Solid Earth Discuss: Devonian–Mississippian collapse and core complex exhumation, and partial decoupling and partitioning of Eurekan deformation as alternatives to the Ellesmerian Orogeny in Spitsbergen

A discussion paper by Jean-Baptiste Koehl, titled “Devonian–Mississippian collapse and core complex exhumation, and partial decoupling and partitioning of Eurekan deformation as alternatives to the Ellesmerian Orogeny in Spitsbergen”, is in review for the journal Solid Earth. The scientific community is invited to particpate in the interactive discussion, which is open until 24 February 2020.

Abstract:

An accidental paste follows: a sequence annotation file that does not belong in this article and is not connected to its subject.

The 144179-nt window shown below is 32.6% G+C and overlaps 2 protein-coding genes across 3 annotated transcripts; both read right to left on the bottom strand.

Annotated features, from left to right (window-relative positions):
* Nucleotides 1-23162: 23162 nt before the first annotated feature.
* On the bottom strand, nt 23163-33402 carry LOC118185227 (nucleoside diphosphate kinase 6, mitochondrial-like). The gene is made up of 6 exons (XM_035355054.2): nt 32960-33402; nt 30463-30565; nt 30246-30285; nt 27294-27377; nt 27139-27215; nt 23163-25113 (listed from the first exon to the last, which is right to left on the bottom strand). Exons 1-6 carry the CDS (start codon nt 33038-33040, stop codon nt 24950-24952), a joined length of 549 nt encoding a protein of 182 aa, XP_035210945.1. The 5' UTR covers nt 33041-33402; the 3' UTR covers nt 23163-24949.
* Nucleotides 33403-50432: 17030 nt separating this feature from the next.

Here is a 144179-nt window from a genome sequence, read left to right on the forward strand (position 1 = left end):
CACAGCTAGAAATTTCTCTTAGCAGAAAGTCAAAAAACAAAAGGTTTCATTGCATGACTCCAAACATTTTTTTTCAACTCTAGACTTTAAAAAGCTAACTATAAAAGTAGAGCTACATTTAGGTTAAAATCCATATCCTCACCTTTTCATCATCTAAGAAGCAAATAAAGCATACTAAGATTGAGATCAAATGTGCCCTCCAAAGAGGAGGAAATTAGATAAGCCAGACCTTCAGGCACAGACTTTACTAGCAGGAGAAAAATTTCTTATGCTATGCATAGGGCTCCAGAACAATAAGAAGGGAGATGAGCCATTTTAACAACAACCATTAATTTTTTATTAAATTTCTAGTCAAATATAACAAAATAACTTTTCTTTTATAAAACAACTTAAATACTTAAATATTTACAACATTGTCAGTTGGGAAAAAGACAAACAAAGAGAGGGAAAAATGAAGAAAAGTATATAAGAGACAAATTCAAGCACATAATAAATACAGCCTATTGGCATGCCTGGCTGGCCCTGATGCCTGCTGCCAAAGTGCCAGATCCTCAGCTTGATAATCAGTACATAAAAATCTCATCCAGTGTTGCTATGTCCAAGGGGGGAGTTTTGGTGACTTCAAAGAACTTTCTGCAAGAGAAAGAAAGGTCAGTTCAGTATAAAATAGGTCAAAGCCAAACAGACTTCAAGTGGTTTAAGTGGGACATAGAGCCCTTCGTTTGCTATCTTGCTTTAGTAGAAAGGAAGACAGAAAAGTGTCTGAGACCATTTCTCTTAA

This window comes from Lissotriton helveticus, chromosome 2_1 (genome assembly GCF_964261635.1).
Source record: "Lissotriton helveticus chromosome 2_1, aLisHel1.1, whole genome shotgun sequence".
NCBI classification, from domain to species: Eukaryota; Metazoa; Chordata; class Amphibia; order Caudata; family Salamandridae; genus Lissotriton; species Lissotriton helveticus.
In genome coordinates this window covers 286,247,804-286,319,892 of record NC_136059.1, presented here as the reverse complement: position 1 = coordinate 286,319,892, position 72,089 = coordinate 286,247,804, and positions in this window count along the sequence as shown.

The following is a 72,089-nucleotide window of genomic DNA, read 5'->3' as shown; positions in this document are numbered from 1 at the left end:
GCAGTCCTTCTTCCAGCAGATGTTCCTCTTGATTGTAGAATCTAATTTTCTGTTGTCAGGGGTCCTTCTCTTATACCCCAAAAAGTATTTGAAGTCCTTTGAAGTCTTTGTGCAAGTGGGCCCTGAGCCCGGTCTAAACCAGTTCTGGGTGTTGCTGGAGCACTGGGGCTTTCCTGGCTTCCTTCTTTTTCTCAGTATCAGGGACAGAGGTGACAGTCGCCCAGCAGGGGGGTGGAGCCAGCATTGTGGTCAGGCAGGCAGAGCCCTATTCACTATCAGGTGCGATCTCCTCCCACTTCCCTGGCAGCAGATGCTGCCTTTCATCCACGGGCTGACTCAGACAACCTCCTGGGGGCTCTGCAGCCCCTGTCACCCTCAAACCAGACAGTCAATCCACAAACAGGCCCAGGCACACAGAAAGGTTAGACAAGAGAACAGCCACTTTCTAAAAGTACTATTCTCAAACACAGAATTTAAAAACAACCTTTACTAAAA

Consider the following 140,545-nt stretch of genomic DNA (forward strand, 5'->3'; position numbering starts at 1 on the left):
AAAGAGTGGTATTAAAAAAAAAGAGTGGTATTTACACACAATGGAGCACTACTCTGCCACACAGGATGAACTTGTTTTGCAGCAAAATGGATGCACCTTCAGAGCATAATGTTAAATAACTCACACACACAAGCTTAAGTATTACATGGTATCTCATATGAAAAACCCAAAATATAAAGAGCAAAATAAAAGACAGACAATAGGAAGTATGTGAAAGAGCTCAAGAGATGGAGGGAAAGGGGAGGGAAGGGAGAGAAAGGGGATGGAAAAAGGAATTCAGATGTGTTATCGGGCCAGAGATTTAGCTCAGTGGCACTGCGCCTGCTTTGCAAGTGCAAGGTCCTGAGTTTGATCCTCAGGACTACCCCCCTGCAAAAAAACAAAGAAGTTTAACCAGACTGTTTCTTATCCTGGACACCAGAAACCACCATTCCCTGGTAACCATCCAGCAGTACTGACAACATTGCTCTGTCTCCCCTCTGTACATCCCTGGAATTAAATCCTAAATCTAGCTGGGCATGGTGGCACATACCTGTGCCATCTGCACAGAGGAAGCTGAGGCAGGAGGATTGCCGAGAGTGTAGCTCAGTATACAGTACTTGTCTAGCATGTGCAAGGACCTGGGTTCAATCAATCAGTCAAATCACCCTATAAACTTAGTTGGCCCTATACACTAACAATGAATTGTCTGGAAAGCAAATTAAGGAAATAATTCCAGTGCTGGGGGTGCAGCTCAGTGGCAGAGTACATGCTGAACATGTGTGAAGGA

In the Late Devonian, Svalbard was affected by a short-lived episode of contraction called the Ellesmerian (Svalbardian) Orogeny, which resulted in top-west thrusting of Proterozoic basement rocks onto Devonian sedimentary strata along the Balliolbreen Fault, a major fault segment of the east-dipping Billefjorden Fault Zone, and juxtaposition of undeformed Mississippian–Permian strata against intensely folded Devonian rocks. The present study of field and seismic data shows that backward-dipping duplexes comprised of phyllitic coal and bedding-parallel décollements and thrusts localized along lithological transitions in thickened uppermost Devonian–Mississippian coals and coaly shales of the Billefjorden Group partially decoupled uppermost Devonian–Permian sedimentary rocks of the Billefjorden and Gipsdalen groups from Devonian rocks during Cenozoic contraction–transpression. In addition, Devonian strata probably experienced syn-depositional, post-Caledonian, extensional, detachment-related folding. Seismic data in Sassenfjorden and Reindalspasset show the presence of Cenozoic duplexes and bedding-parallel décollements within Lower–Middle Devonian, uppermost Devonian–Mississippian and uppermost Pennsylvanian–lowermost Permian sedimentary strata of the Wood Bay and/or Widje Bay and/or Grey Hoek formations, of the Billefjorden Group and of the Wördiekammen Formation respectively, which further decoupled stratigraphic units during Eurekan deformation. Bedding-parallel décollements and thrusts are possibly related to shortcut faulting, a roof décollement of a fault-bend hanging wall (or ramp) anticline, an imbricate fan, antiformal thrust stacks and/or fault-propagation folds over reactivated/overprinted basement-seated faults. Seismic data in Reindalspasset also indicate that Devonian sedimentary rocks might have deposited east of the Billefjorden Fault Zone, thus ruling out Late Devonian reverse movement along the Billefjorden Fault Zone in this area. Based on the present findings, juxtaposition of Proterozoic basement rocks against Lower Devonian sedimentary rocks along the Balliolbreen Fault in central Spitsbergen (e.g., Pyramiden–Odellfjellet) may be explained by down-east Carboniferous normal faulting with associated footwall rotation and exhumation and subsequent top-west Cenozoic thrusting along the Billefjorden Fault Zone. The uncertain relationship of the Balliolbreen Fault with uppermost Devonian–Mississippian sedimentary strata, the poorly constrained nature of the contact (unconformity or bedding-parallel décollements and thrusts?) between Lower Devonian and uppermost Devonian–Mississippian sedimentary strata, and along strike variations in cross-section geometry, offset stratigraphy, and inferred timing and kinematics along the Balliolbreen Fault suggest that this fault consists of several, discrete, unconnected (soft-linked and/or stepping) or, most probably, offset fault segments that were reactivated/overprinted with varying degree during Eurekan deformation due to strain partitioning. Finally, recent evidence for Devonian core complex exhumation and reinterpretation of presumed Ellesmerian structures and of Late Devonian amphibolite facies metamorphism suggest that Ellesmerian contraction is not necessary to explain fault geometries and (differential) deformation within Devonian–Permian sedimentary strata in Spitsbergen.

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